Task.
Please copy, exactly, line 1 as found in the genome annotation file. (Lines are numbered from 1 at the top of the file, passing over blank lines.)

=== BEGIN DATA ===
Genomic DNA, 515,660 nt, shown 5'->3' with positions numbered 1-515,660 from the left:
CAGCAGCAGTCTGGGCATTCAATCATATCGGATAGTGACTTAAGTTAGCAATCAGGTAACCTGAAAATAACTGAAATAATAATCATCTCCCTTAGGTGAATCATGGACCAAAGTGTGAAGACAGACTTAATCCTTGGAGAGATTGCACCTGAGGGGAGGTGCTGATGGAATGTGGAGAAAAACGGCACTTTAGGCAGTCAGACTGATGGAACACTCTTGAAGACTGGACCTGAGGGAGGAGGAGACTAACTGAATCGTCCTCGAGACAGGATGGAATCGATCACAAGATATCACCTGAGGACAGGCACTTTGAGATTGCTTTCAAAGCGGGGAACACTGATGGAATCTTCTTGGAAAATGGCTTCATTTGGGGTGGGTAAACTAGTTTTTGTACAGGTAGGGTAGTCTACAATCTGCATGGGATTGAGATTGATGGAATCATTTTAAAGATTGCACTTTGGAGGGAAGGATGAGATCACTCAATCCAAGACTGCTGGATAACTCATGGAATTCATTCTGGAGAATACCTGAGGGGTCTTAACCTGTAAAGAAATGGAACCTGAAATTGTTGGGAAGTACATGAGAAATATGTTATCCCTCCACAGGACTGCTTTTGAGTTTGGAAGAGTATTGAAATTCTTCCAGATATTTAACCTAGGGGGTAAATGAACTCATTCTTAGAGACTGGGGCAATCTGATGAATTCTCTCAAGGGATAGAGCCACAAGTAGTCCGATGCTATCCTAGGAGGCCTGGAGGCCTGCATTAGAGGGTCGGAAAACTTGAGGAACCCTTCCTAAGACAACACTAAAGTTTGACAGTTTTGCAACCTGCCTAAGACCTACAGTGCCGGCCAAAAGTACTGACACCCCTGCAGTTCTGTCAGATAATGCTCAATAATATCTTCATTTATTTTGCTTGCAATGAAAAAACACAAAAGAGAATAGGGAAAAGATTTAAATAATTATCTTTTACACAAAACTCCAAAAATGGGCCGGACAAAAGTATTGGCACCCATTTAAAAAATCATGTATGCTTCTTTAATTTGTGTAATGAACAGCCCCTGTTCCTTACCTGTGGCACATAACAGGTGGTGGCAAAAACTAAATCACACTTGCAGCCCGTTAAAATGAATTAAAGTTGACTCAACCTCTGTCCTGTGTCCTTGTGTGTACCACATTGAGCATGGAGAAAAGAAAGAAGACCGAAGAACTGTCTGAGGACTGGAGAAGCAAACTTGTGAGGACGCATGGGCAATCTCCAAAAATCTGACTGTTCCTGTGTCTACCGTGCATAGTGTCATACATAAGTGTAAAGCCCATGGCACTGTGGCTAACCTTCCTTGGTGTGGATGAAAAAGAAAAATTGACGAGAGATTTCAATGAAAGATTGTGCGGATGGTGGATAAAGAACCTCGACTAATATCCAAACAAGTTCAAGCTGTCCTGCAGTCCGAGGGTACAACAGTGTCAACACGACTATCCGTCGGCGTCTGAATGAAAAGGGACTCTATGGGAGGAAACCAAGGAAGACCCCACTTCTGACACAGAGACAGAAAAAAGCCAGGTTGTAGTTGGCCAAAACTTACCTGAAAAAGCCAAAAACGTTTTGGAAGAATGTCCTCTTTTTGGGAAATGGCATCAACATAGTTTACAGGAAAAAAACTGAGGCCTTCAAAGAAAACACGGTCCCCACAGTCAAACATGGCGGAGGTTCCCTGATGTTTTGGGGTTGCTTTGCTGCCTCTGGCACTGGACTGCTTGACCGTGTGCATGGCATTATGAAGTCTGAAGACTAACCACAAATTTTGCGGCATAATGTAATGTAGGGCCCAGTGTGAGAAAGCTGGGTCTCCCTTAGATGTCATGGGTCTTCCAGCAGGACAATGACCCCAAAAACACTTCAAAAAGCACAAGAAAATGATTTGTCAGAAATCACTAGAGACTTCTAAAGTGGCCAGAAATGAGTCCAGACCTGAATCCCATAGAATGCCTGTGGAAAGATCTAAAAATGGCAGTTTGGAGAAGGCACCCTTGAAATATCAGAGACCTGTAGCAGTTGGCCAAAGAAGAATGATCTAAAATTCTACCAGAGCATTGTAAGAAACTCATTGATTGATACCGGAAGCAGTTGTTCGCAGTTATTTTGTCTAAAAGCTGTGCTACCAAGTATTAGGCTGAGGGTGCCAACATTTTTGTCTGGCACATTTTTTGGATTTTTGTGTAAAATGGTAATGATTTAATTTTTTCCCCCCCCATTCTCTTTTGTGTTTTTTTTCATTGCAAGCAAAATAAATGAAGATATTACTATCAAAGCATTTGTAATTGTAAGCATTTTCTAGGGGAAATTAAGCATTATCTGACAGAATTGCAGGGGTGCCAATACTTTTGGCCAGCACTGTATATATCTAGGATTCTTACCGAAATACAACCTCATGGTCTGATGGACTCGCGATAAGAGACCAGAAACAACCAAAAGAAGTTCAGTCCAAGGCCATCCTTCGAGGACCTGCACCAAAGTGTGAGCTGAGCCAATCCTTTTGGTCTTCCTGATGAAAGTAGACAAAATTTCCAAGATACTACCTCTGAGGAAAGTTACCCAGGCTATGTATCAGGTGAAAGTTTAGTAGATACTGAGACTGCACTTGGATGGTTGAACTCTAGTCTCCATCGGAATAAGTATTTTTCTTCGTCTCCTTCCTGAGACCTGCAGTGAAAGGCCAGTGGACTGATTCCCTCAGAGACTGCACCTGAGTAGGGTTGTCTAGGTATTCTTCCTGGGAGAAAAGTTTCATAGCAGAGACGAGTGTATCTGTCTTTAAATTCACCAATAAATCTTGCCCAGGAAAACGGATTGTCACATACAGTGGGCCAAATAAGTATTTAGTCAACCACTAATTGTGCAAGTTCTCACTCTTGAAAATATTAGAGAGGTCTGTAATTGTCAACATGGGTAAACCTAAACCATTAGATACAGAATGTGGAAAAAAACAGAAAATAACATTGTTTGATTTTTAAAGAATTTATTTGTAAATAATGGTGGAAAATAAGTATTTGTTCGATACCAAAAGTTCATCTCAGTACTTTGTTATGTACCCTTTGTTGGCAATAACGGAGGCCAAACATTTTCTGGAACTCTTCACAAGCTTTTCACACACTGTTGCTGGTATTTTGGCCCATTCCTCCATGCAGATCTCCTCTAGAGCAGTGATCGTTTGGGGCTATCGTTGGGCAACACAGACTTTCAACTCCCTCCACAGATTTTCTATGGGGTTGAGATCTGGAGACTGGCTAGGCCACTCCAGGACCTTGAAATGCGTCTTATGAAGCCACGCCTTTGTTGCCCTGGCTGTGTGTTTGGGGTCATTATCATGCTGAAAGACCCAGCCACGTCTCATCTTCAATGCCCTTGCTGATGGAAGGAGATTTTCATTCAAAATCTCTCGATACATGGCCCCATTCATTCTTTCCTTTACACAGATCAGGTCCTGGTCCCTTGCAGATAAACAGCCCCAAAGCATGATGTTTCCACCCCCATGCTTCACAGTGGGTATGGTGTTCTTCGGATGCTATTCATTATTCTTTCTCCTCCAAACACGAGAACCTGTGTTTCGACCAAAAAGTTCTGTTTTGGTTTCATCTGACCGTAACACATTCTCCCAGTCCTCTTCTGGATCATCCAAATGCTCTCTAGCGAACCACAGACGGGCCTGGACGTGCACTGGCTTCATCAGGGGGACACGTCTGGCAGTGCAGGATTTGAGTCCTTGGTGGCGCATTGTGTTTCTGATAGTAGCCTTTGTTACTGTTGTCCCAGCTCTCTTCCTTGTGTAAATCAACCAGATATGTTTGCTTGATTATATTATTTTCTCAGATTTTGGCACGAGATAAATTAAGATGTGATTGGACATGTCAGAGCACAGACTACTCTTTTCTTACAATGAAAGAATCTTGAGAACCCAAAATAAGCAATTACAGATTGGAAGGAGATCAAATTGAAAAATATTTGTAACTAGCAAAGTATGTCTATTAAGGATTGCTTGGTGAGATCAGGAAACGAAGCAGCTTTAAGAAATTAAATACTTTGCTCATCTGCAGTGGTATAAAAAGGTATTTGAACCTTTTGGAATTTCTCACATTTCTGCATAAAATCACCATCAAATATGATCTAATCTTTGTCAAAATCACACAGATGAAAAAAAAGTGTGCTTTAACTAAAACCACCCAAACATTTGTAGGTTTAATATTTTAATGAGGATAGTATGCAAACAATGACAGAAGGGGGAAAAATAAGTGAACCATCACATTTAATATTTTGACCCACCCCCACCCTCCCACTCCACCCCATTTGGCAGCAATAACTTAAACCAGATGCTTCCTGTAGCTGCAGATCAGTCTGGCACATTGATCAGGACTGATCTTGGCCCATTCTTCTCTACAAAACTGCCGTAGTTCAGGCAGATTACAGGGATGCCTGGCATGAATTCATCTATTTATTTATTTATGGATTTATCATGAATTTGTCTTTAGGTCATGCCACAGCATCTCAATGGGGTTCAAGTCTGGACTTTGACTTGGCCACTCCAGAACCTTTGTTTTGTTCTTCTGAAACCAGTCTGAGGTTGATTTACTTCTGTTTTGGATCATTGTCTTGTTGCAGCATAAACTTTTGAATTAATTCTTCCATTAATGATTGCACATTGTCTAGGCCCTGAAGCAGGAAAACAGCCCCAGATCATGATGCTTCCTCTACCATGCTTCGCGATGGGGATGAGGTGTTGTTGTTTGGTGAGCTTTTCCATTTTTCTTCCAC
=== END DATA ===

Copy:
Genomic DNA, 515,660 nt, shown 5'->3' with positions numbered 1-515,660 from the left: